Canada Markets

AAFC Continues to Ratchet Feed Use Higher

Cliff Jamieson
By  Cliff Jamieson , Canadian Grains Analyst
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The lines on this chart show the trend in the monthly AAFC estimates for the domestic disappearance of feed wheat and barley in feed channels, along with the change in the estimate for corn imports for the January through June period of the 2021-22 crop year. (DTN graphic by Cliff Jamieson)

The June Canada: Grains and Oilseeds Supply and Disposition tables released by Agriculture and Agri-Food Canada this week show a continued shift from the export demand of wheat to domestic disappearance of wheat in feed channels. June commentary points to the estimate for crop year exports falling by 300,000 metric tons from the May report, although the drop shown in the tables is 500,000 mt, from 13 million metric tons to 12.5 mmt, while noting tight supplies.

At the same time, the estimate for the feed, waste and dockage residual value was revised 500,000 mt higher to 5.486 mmt. While not seen on the attached chart, since January, the wheat export estimate has been revised 1.4 mmt lower from 14 mmt to 12.5 mmt, while the estimate for wheat disappearance in feed channels, or the blue line on the chart, has been revised 2.059 mmt higher to 5.486 mmt. During the six months in question, ending stocks have been left unchanged, estimated at 3 mmt.

During the same period, the estimate for corn imports, largely due to feed demand in the west, has been revised from 3 mmt to 4.4 mmt, which includes an upward revision of 400,000 mt in this month's June report. For some time, it has been pointed out that both AAFC and USDA estimates have failed to keep up tracking corn movement across the border.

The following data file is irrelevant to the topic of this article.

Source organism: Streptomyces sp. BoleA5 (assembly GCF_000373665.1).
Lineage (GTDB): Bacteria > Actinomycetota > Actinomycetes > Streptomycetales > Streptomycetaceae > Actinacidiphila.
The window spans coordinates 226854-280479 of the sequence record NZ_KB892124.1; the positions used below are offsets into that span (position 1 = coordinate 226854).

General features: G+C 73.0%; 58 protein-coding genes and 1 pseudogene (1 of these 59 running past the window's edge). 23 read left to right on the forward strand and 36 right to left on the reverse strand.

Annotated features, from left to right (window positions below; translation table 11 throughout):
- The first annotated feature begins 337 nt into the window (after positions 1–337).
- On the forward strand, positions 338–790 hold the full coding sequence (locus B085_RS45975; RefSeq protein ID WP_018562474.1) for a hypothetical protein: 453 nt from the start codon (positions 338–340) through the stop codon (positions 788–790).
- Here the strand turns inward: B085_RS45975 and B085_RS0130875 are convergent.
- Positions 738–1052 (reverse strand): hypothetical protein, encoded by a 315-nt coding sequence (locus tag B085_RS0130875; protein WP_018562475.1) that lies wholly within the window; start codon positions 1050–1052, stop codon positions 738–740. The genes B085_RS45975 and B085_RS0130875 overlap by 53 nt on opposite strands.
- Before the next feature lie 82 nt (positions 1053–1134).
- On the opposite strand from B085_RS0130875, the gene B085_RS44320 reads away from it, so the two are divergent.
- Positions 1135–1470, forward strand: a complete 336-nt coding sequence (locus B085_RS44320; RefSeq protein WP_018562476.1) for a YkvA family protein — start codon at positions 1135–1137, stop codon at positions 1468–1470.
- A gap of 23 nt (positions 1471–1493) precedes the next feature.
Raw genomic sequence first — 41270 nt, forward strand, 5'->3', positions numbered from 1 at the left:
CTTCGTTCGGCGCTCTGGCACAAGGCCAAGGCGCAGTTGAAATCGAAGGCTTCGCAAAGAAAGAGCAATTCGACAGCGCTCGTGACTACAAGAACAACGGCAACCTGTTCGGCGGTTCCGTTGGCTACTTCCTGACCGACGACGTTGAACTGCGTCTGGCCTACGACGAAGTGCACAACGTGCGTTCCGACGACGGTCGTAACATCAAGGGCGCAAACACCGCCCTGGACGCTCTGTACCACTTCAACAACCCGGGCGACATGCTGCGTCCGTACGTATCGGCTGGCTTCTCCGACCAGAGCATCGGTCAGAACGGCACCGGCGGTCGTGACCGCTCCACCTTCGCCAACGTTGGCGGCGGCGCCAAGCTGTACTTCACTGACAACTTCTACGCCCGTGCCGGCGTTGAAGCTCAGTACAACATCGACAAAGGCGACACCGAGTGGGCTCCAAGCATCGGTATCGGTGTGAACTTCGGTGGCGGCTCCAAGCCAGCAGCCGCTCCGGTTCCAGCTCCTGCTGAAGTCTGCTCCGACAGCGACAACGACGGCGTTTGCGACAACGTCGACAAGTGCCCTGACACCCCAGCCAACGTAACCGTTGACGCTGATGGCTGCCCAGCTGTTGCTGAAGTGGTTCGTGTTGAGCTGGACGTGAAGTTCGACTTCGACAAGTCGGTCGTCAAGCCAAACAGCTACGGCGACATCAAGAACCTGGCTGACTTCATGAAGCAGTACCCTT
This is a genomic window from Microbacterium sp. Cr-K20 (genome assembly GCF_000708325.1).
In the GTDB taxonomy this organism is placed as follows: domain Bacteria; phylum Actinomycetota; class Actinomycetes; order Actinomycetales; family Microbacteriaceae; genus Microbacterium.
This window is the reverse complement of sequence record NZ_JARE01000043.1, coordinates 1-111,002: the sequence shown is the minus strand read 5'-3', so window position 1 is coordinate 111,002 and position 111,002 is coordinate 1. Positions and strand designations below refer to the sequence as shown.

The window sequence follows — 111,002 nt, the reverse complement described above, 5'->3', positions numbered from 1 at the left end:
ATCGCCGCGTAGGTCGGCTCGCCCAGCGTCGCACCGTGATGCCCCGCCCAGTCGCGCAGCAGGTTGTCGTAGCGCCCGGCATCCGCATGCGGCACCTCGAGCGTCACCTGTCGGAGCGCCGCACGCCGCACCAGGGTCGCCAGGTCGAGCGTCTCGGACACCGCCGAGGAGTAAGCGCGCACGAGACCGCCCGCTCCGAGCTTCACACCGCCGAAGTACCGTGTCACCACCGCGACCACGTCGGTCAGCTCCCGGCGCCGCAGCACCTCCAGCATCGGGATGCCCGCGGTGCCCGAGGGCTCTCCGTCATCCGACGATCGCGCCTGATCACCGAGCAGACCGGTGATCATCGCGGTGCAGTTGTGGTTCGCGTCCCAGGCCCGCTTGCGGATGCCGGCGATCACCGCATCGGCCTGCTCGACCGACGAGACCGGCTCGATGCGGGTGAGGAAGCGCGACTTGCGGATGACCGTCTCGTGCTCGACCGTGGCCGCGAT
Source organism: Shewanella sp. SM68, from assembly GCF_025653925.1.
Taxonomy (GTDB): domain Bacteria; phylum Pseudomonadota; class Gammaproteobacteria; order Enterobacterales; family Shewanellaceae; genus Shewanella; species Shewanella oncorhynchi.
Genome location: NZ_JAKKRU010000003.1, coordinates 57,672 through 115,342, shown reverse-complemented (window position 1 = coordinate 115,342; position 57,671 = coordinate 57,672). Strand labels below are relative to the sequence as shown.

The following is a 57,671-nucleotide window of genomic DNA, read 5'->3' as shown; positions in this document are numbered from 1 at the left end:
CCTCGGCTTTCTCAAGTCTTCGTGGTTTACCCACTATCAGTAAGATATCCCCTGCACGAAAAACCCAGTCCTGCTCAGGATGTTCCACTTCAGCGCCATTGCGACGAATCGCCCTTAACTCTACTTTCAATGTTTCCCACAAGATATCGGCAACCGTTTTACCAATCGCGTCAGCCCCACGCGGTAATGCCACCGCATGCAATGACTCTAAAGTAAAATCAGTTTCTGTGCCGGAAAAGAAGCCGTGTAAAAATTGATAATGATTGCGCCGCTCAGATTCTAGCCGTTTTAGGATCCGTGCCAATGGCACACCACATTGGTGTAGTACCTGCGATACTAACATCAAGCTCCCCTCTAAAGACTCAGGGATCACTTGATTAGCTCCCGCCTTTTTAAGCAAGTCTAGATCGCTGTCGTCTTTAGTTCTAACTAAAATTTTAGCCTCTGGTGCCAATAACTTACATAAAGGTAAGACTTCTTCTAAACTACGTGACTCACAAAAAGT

As of April, Statistics Canada reports September-through-April imports of corn at 4.256 mmt, already close to the 4.4 mmt forecast by AAFC for the entire crop year. In addition, weekly export data from the USDA shows roughly 500,000 mt of U.S. corn exported to Canada from late April to the week ending June 9, with 63,600 mt exported to Canada in the most recent week.

As seen on the attached chart, tight supplies of barley have limited the disappearance in feed channels, while the current estimate of 4.320 mmt is only 40,000 mt lower than the January estimate, as indicated by the brown line on the chart.

In summary, since January, the estimate for wheat disappearance in feed channels has increased by 2.059 mmt, corn imports as well as the estimate for corn fed have increased by 1.4 mmt and barley feed disappearance has fallen by 40,000 mt.

Activity in the residual column could be questioned and may or may not be clarified when Statistics Canada reports on July 31 grain stocks on Sept. 7.

Cliff Jamieson can be reached at

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